In the course of his celebrated discussion of Jeremy Bentham’s Panopticon, Michel Foucault wondered whether Bentham had got the idea for his perfect prison from Le Vau’s octagonal design for Louis XIV’s menagerie at Versailles: ‘At the centre was an octagonal pavilion which, on the first floor, consisted of only a single room, the king’s salon; on every side large windows looked out onto seven cages (the eighth was reserved for the entrance), containing different species of animals. By Bentham’s time, this menagerie had disappeared. But one finds in the programme of the Panopticon a similar concern with individuating observation, with characterization and classification, with the analytic arrangement of space. The Panopticon is a royal menagerie; the animal is replaced by man, individual distribution by specific grouping and the king by the machinery of a furtive power.’footnote1 Like the Panopticon, Louis’s menagerie was a kind of observatory in which, from a single central point of view, a series of specimens, both confined and illuminated, could be examined and controlled. Observation was indeed for Louis a form of mastery. As Colbert noted at the opening of a new Observatory in 1671: ‘Triumphal Arch for the conquests of the Earth. Observatory for the heavens.’footnote2
It is hard not to take another step and wonder whether it was not so much the menagerie as the Court of Versailles itself that was the virtual prototype of the Panopticon. In the Memoirs prepared for his son and heir, Louis came rapidly to this vivid summation, when discussing the work of the King:
All that is most necessary to this work is at the same time agreeable; for, in a word, my son, it is to have one’s eyes open to the whole earth; to learn each hour the news concerning every province and every nation, the secrets of every court, the moods and the weaknesses of every prince and every foreign minister; to be well-informed on an infinite number of matters about which we are supposed to know nothing; to elicit from our subjects what they hide from us with the greatest care; to discover the most remote opinions of our own courtiers and the most hidden interests of those who come to us with quite contrary professions. I do not know of any other pleasure we would not renounce for that, even if it was given to us out of curiosity alone.footnote3
In a nutshell, the nobility of France were confined, illuminated (and classified) in the palace of Versailles in order to gratify the solar scopophilia of their all-seeing supervisor, a pleasure in looking which led directly to the sublimated sadism of his pleasure in governing and ordering.
Yet Louis’s regime is usually associated not with surveillance so much as with display, with exhibitionism rather than voyeurism; with the fabrication of the king’s image as visual spectacle, rather than the pleasure of the king as the furtive power at the centre of a global panopticon. Foucault begins his book by describing, in grim and gruesome detail, the ‘spectacle of the scaffold’, a ceremony of annihilation, revealing an absolute lack of power, in contrast to the positive spectacles of the king’s totalized surplus of power—the coronation, the entry into a subject city, the submissive ceremonial of the court. Yet, in Foucault’s view, this regime was soon to be swept away and reversed by another—that of surveillance, with the panopticon rather than the public scaffold as its emblematic figure. In the economy of this order, the annihilation or concentration of power were doubled by a spectacular fragmentation or surplus of the body, whereas within that of surveillance, the body is idealized (the observer) or classified and disciplined (the observed), reduced to an abstract order rather than vividly displayed in its concrete carnality.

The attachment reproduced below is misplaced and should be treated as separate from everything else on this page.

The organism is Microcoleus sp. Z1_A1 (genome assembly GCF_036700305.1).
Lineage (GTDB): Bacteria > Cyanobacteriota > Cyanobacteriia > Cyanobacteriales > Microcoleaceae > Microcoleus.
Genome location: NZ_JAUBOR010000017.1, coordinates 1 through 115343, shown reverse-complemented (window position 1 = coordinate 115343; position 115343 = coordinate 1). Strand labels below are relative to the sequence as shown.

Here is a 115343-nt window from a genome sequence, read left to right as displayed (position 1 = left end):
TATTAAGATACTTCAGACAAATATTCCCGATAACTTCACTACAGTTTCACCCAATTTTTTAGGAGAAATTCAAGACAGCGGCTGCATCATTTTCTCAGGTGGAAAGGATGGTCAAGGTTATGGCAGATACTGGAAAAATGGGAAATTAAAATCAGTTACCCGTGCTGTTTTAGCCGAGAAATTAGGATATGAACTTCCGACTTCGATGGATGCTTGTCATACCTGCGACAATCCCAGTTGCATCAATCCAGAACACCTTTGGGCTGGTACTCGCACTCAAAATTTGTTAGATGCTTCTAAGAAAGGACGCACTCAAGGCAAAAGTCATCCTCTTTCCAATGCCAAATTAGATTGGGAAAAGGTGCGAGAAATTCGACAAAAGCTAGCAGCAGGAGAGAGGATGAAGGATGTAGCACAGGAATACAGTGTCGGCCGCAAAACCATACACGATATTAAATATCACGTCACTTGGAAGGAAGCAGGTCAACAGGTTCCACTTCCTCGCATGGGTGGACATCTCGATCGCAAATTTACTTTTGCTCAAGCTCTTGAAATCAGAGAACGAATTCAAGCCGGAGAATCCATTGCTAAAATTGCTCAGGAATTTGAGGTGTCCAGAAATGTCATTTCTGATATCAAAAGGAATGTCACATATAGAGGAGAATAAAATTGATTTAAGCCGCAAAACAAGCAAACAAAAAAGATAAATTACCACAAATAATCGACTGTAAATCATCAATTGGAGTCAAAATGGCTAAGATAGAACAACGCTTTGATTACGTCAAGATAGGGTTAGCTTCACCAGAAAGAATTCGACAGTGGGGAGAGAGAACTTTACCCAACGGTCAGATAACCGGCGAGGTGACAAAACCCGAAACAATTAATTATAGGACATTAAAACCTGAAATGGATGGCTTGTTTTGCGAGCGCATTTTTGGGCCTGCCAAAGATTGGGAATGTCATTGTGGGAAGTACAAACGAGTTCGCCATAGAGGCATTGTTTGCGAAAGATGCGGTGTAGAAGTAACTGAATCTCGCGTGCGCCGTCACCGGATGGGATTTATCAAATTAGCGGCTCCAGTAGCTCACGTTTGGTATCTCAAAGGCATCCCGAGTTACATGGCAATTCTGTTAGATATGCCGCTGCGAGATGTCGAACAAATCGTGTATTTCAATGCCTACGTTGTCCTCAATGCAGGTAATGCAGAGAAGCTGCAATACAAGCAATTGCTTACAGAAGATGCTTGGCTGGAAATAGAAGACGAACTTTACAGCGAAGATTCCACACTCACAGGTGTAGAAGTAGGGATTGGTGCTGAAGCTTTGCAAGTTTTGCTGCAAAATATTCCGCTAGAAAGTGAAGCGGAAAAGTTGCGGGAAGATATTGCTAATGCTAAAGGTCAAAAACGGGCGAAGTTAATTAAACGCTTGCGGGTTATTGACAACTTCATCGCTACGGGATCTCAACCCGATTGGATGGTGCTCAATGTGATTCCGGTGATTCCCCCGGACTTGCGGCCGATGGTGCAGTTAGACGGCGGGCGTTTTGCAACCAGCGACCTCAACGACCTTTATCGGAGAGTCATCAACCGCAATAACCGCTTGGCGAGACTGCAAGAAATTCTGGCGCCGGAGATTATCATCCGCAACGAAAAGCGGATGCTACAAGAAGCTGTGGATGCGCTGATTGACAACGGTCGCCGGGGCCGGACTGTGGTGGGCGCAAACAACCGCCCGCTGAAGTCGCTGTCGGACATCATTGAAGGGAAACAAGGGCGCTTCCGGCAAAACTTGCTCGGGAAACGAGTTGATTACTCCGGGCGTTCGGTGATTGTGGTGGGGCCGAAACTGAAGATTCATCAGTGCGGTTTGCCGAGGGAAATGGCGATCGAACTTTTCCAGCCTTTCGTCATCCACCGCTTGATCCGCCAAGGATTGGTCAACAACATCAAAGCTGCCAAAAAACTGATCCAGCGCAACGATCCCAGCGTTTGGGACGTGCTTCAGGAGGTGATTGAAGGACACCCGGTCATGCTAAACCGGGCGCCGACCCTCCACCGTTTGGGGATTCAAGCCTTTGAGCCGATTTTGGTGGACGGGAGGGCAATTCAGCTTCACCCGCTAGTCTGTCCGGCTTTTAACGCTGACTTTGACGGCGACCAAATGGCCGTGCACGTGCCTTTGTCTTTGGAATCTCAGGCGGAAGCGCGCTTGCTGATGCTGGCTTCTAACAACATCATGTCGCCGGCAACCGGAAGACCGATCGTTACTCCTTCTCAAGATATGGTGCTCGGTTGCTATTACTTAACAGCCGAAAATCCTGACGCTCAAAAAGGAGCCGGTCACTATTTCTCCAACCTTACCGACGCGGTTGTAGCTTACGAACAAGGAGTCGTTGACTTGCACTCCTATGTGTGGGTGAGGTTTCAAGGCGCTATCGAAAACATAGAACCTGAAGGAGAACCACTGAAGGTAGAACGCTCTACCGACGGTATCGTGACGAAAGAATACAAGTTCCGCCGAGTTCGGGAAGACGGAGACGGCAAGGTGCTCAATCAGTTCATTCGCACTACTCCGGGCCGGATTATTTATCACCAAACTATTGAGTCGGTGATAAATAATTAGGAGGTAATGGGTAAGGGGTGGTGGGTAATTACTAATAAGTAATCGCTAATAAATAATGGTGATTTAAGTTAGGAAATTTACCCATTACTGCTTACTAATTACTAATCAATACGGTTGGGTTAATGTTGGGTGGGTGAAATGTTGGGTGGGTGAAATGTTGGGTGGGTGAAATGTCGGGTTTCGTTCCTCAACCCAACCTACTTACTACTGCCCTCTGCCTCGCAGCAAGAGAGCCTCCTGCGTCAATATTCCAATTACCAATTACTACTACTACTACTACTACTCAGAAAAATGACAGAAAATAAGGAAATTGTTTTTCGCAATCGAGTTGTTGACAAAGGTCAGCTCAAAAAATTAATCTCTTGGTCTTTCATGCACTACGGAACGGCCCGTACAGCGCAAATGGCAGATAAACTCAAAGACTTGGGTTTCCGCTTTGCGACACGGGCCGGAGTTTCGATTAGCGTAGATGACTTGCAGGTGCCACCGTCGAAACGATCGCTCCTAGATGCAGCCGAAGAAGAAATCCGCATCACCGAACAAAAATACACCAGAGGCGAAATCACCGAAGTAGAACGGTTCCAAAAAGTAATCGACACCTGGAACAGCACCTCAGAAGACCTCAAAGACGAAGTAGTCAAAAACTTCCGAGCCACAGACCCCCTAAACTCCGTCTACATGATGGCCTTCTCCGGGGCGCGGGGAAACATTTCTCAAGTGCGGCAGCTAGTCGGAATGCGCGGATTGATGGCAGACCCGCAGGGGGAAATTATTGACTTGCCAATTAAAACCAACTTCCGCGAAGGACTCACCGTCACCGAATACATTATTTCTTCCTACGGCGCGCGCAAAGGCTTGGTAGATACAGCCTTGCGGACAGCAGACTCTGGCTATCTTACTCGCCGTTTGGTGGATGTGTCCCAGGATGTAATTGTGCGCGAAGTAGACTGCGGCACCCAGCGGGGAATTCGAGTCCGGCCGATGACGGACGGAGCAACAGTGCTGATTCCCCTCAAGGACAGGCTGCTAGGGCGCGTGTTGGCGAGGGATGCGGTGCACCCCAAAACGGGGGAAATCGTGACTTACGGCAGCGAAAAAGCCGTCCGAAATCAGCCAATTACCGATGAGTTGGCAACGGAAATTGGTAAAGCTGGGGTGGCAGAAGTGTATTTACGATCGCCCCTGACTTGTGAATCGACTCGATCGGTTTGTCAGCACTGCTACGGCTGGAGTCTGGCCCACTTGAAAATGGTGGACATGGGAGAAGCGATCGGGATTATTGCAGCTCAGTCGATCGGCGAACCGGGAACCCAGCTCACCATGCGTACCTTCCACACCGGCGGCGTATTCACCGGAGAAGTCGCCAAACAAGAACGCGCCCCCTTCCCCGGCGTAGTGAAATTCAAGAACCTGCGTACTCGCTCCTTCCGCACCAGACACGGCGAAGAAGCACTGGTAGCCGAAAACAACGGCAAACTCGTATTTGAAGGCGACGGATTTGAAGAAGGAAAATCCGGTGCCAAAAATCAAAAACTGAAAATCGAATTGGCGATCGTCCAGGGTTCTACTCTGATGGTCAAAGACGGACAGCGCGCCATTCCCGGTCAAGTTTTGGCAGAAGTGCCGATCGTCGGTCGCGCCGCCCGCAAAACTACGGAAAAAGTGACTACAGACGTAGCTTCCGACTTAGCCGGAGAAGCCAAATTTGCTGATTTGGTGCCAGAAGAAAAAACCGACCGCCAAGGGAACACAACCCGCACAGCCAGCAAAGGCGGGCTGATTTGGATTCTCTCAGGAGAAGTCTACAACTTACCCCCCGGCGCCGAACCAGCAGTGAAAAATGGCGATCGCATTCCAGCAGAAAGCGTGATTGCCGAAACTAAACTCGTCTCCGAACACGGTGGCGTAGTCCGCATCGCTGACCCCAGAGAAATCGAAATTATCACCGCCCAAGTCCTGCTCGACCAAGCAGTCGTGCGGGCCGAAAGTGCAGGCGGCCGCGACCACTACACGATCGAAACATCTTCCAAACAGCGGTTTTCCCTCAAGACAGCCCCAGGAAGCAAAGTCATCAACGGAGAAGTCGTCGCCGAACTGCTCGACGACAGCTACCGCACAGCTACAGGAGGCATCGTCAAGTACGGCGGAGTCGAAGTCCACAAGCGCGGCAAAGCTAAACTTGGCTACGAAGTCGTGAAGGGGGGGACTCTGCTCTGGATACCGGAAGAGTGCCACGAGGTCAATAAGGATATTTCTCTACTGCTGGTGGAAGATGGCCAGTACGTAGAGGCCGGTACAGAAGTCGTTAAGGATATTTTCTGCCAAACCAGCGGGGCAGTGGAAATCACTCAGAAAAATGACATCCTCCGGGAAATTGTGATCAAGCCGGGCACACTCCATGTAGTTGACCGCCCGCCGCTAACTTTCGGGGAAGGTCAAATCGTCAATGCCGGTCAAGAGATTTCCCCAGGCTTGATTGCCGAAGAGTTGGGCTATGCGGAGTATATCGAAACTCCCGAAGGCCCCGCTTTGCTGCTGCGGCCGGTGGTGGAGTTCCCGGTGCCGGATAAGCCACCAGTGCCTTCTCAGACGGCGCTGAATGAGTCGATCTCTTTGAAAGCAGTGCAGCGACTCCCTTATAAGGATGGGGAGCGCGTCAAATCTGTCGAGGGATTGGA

It is clear that the image of Louis XIV was indeed that of a spectacularly excessive body, enhanced by all the resources of art, ceremonial and ritual. It was a body magnified and designed to be looked at. Courtiers were forbidden to turn their back on it and, in his absence, they were even forbidden to show their heels to his portrait, which hung in his place, and substituted for his presence, a true ‘representation’.footnote4 Perhaps the most directly spectacular display of the king’s body was that of the king as dancer. In this role, the king was explicitly a performer, literally centre stage in the theatrical sense. The king danced over a hundred roles in public and the court ballet was, for a period, the leading art form of the court, in which the royal family and high nobility both participated as performers and formed the admiring audience, attending as both stars and fans.footnote5
Louis’s father had himself been an accomplished dancer and musician, dancing in court ballets and singing and playing the lute to airs of his own composition. From an early age, Louis was given dancing lessons and he became an adept and enthusiastic pupil. He is said by a contemporary to have had a dancing lesson every day for over twenty years from his dancing master, Charles Beauchamps, and his medical records show evidence of collapse after exhausting dance rehearsals as well as injury incurred by strenuous vaulting.footnote6 He seems to have had an acute musical sense, being able ‘to distinguish among a troop of musicians the one who makes a false note’,footnote7 and as a result he insisted on high musical standards at his court. During his youth, he is reported to have practised the guitar and discussed dance steps rather than sit through tedious meetings of the royal council. The Venetian ambassador noted censoriously in 1652, when Louis was fourteen, that ‘games, dances and comedies are the king’s sole pursuits’.footnote8 The previous year he had made his debut public appearance on the serious stage as a dancer in the Court Ballet of the Feasts of Bacchus, in which he appeared in a number of roles, culminating in that of Apollo.